Rounds Criticizes EPA Proposal to Radically Alter Ozone Standards
“EPA’s ozone plan could be the largest regulatory burden in history.”
WASHINGTON—U.S. Senator Mike Rounds (R-S.D.), a member of the Senate Committee on Environment and Public Works (EPW), today at a hearing questioned Environmental Protection Agency’s (EPA) proposal that would dramatically alter ozone standards in the U.S.
“This hearing was especially important to understand the impacts of what could be the most costly regulation ever imposed on the American people,” said Rounds. “These regulations could force South Dakotans to pay to control ozone emissions that could have originated thousands of miles away overseas or are naturally occurring in our environment. It could impact the ability of businesses to expand and construction projects to continue, without achieving any tangible health benefits beyond the current standard. It’s not based in common sense.
“Once again, EPA proves why it’s necessary to pass my RESTORE resolution, which would bring much-needed congressional oversight to the sweeping, costly regulations being imposed by federal agencies. As a member of the Senate EPW Committee, I will continue efforts to prevent these dramatic, costly new ozone standards from taking effect.”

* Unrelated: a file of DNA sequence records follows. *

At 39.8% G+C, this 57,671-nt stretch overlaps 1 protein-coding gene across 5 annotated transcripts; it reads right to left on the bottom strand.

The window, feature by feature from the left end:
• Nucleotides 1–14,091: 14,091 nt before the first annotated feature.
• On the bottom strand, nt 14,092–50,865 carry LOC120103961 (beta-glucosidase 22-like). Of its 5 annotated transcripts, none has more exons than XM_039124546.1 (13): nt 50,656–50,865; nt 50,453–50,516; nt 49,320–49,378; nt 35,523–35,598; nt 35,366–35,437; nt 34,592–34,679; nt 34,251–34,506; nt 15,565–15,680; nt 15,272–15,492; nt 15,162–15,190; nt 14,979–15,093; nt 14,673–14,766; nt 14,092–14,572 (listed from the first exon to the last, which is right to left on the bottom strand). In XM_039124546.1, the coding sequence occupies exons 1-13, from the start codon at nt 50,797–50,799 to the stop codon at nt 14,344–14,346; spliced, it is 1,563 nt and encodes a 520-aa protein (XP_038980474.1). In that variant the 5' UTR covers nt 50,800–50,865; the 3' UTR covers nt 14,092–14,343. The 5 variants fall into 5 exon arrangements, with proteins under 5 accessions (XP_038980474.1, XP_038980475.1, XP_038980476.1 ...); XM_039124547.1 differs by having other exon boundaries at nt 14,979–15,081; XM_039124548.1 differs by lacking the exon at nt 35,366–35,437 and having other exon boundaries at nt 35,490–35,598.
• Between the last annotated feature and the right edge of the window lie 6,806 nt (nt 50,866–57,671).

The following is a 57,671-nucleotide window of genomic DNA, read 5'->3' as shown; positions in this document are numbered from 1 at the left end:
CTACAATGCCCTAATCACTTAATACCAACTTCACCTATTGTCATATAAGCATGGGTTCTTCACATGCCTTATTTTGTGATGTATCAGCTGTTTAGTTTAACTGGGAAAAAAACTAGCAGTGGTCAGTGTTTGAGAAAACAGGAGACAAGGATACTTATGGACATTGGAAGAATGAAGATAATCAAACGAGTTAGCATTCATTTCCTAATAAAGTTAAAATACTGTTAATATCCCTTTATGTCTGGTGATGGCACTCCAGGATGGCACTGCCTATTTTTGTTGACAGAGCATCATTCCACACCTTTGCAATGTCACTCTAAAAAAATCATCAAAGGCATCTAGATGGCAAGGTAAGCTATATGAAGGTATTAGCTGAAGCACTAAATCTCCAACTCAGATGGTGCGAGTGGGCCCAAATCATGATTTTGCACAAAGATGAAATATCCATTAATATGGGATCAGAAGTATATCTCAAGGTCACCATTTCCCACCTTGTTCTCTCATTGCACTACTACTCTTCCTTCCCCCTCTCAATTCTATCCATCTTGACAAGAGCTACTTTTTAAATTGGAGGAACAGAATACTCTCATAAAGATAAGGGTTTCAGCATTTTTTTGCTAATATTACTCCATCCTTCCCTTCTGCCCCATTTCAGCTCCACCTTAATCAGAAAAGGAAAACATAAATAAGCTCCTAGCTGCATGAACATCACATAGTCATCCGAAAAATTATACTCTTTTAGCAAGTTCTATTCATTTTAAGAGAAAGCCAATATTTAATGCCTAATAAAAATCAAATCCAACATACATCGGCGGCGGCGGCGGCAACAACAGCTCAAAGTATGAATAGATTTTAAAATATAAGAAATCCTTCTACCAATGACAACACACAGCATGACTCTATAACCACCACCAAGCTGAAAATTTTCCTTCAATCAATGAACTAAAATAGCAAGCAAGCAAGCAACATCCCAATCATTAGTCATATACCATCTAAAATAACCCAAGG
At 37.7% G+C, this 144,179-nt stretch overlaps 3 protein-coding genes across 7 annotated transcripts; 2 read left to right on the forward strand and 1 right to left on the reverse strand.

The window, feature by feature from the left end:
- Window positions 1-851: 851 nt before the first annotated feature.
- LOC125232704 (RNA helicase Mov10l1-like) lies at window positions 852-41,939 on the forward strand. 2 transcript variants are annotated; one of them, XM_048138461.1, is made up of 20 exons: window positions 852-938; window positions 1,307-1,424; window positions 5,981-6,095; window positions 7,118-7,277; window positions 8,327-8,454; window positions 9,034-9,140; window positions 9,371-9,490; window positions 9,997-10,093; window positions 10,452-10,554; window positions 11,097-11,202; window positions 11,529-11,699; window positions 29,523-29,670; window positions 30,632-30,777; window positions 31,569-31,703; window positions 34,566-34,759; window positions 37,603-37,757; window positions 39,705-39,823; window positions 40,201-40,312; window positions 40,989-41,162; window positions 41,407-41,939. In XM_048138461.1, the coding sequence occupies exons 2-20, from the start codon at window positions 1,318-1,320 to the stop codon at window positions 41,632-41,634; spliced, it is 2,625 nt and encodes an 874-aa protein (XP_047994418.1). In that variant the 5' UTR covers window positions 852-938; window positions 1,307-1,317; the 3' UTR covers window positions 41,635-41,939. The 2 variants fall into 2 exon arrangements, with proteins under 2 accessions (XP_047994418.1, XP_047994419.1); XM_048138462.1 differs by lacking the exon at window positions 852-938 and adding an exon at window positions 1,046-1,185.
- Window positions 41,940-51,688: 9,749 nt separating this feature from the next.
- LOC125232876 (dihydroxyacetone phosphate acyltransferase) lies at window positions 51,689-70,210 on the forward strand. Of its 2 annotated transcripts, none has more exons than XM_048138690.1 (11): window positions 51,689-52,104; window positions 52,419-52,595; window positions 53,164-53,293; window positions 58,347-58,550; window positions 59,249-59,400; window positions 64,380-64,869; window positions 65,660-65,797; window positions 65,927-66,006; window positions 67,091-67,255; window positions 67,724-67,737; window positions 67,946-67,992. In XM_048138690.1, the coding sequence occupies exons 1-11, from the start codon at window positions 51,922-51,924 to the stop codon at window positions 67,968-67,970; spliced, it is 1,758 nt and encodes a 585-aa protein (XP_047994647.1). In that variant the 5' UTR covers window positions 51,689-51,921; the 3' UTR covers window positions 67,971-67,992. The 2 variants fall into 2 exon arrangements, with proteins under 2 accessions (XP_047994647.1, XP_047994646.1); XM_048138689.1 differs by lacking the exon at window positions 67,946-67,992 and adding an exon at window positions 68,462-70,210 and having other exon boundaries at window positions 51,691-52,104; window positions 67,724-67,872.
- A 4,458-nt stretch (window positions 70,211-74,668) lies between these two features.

Under current law, the National Ambient Air Quality Standard for Ground-Level Ozone is to be reviewed every five years. The current standard is 75 parts per billion, set in 2008. Under EPA’s current proposal, the standard would be lowered to 65-70 parts per billion. These new standards could be the most expensive regulations in history, with projected costs of $1.7 trillion and 1.4 million in lost jobs. EPA is expected to issue a final ruling in October 2015.
Video of his questioning is available here: